Lake Chelan’s Clear, Cool Water in the Summer
From the deck of the Lady Express ferry, I stare into the cobalt blue water of Lake Chelan, and the nation’s third-deepest lake seems bottomless. When we pull into a sheltered bay to pick up backpackers at a dock along the shoreline trail, I can see at least 30 feet down, where young kokanee salmon are living in a natural “aquarium.”
With baking hot weather, incredible alpine scenery, and fresh water from the remote reaches of the North Cascades, the 55-mile-long lake is the centerpiece of a quintessential Northwest summer getaway. Here are our some of our favorite things to see, do and explore in this awesome setting.
(Check for road alerts before you go, and call or go online to confirm the availability of specific attractions and services such as fuel, lodging, restaurants, seasonal events and gatherings.)
Around Lake Chelan
On hot summer days, there’s no better place to be than on the lake.
There are options to rent a powerboat, pontoon boat or Jet Ski around Chelan and Manson, the two main towns along the lake’s southeast shore. Or rent a kayak or paddleboard for fun paddling. It’s best to head out early, when conditions are calm.
When it’s time to stretch your legs, head up to the Echo Ridge Recreational Area Trailheads (pictured above), about 10 miles north of downtown Chelan, to explore a 26-mile network of Nordic trails that open in summer to hikers and mountain bikers, with no fee required.
There is much to do in the town itself. Chelan’s historic downtown district is filled with a variety of unique, family-owned businesses, where you can browse for gifts, sample wine and chocolate. Healthy eaters head to Bear Foods Natural Market for a remarkably diverse selection of foods — including vegan and gluten-free options — that rivals anything you’d expect to find in a large, urban environment.
For a glimpse at old-timey Chelan, stop in at the Chelan Museum. Housed in a 1907 building, and operated by the Lake Chelan Historical Society, the space showcases a robust collection of Native American and homestead artifacts from the late 19th and early 20th centuries.
Wineries, Restaurants and Sidewaters Waterpark
Glacially carved soils and a climate cooled by the lake help give Chelan-area wine grapes the unique character that earned the region its own AVA (American Viticultural Area) designation in 2009. The region’s 30 wineries are still experimenting with a range of varietals and blends, so expect to be surprised by a selection that ranges from aglianico to zinfandel.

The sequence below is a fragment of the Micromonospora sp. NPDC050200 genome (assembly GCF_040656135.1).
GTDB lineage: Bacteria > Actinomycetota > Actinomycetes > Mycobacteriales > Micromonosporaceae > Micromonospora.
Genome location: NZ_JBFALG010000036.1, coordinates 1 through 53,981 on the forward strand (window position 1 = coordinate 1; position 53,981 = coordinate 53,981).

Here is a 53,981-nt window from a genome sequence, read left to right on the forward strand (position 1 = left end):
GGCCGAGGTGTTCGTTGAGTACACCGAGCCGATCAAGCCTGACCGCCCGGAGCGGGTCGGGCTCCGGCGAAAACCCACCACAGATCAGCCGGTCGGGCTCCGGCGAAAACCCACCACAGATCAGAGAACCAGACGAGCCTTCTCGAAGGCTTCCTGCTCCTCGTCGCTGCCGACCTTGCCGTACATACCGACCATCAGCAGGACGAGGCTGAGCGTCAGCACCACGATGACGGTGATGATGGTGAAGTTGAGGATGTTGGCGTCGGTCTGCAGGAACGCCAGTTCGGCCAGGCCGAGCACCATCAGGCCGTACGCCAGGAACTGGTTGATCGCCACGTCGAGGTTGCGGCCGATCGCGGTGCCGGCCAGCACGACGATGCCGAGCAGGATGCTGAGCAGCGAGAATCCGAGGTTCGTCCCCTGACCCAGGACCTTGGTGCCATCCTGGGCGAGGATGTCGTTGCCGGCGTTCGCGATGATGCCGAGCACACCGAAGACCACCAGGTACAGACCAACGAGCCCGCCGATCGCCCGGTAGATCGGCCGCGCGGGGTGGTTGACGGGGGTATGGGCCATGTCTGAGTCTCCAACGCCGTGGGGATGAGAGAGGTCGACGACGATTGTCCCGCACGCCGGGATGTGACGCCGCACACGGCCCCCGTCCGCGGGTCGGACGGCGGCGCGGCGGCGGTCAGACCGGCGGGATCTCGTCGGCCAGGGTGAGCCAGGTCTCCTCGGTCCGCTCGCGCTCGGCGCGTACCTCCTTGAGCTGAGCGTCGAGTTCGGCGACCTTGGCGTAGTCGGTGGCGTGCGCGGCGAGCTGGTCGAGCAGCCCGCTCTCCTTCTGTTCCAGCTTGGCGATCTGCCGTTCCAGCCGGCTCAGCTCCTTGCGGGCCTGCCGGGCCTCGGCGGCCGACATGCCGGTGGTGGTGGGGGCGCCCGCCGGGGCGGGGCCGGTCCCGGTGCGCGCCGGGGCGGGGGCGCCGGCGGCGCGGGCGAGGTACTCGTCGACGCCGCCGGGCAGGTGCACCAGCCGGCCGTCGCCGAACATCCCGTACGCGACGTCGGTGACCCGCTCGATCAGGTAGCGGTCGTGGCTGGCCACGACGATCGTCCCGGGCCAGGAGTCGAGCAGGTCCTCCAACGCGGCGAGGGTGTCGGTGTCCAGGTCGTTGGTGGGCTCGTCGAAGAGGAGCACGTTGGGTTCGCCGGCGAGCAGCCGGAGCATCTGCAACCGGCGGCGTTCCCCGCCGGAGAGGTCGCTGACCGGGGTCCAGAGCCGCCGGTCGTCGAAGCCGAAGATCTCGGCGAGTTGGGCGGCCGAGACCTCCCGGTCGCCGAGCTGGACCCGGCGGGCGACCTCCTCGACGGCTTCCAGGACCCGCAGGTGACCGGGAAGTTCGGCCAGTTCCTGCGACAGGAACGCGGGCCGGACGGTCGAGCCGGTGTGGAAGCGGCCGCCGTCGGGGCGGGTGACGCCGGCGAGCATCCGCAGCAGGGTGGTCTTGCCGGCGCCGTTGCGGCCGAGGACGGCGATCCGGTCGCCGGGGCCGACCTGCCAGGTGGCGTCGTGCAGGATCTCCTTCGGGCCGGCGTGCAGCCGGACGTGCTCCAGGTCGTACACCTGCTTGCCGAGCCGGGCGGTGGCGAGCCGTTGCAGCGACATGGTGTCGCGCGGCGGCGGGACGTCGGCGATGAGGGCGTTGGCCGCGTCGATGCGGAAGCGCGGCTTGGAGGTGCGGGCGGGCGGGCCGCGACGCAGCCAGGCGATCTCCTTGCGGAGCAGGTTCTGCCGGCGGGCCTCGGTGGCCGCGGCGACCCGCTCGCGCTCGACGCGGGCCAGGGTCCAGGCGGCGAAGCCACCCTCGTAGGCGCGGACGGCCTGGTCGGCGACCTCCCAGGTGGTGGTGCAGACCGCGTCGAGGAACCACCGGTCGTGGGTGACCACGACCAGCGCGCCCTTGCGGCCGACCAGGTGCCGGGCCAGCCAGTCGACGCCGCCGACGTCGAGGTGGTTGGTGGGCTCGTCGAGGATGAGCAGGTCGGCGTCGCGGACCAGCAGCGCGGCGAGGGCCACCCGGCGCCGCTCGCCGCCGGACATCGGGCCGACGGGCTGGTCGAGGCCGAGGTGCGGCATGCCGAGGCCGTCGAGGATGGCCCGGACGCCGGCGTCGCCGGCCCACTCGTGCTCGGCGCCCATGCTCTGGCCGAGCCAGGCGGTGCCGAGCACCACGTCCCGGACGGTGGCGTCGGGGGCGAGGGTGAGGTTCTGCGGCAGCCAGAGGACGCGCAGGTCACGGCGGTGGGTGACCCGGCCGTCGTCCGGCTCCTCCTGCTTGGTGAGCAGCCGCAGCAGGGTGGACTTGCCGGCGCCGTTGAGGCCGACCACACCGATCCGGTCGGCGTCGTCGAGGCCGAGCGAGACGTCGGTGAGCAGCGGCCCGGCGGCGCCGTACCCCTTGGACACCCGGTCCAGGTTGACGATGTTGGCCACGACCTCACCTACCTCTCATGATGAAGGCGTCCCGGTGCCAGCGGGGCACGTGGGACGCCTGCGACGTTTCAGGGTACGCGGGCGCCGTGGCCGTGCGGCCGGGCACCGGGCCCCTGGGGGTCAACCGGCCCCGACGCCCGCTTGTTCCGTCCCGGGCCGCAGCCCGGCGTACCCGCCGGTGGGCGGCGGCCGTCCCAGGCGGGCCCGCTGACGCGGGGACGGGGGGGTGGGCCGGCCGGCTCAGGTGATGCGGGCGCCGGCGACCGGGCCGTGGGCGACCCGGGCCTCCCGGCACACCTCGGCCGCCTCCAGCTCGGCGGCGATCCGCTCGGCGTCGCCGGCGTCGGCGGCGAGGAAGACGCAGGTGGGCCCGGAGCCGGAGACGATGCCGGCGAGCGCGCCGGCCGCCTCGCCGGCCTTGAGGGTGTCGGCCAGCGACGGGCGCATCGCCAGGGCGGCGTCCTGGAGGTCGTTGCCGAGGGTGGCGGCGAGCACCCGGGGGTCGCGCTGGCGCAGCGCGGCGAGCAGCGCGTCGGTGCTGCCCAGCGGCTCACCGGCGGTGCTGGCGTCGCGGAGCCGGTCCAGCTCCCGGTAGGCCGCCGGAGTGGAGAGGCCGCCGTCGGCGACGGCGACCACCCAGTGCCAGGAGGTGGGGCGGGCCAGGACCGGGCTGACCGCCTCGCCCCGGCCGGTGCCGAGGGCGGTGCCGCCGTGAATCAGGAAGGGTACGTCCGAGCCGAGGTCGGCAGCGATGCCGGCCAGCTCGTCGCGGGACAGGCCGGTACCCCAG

One way to see the area’s wines is to sign up for a winery tour. Plus, several Chelan-area wineries offer unique experiential dining opportunities in their restaurants.
Slidewaters Waterpark is another option in the area, a family favorite since 1983. Over the decades the waterslide park has grown to include a lazy river, downhill racer mats, doubles inner tubes, a kids’ water-play zone and a surfing pool with a stationary deepwater wave that can be adjusted from 1-foot to 6-feet tall.
Near the far northeast end of the lake, the community of Stehekin offers a uniquely remote experience. With no roads to town, the only way to get there is by boat, plane or foot.
Daily ferry service with Lady of the Lake makes summer visits a breeze. As you sail across the lake, the mountains grow more impressive, and you can often see mountain goats in the surrounding hills. Consider a combination sailing, with a 90-minute ride to Stehekin aboard the Lady Express and a 3-hour stopover, followed by a 4-hour return aboard the Lady of the Lake II (pictured below).
Hikers use Stehekin as a home base for trips into the North Cascades. Stehekin Discovery Bikes offers rentals near the ferry dock, giving you a chance to explore the area.
Camping Along the Lake
Camping options on the south shore include two state parks and multiple spots with RV hookups, including the Lakeshore RV Park. For those with boats, 14 serene boat-in campgrounds dot the waterfront between Mitchell Creek (north of Manson) and Stehekin. Docks on federally managed lands require a Lake Chelan Federal Dock Site Permit.
Most of the campgrounds are nestled alongside protected harbors, offering stellar views of surrounding mountains. Since most also offer fire rings, tent space, primitive toilets, picnic tables and docks, the experience feels like a mashup of backpacking, car camping and boating.
If you don’t have a boat, you can still camp along the lake. Just ride the Lady of the Lake ferry service and ask to be dropped at one of the campground “whistle-stops,” such as Prince Creek or Lucerne, along the way.
–Written by Jeff Layton, updated in September 2022.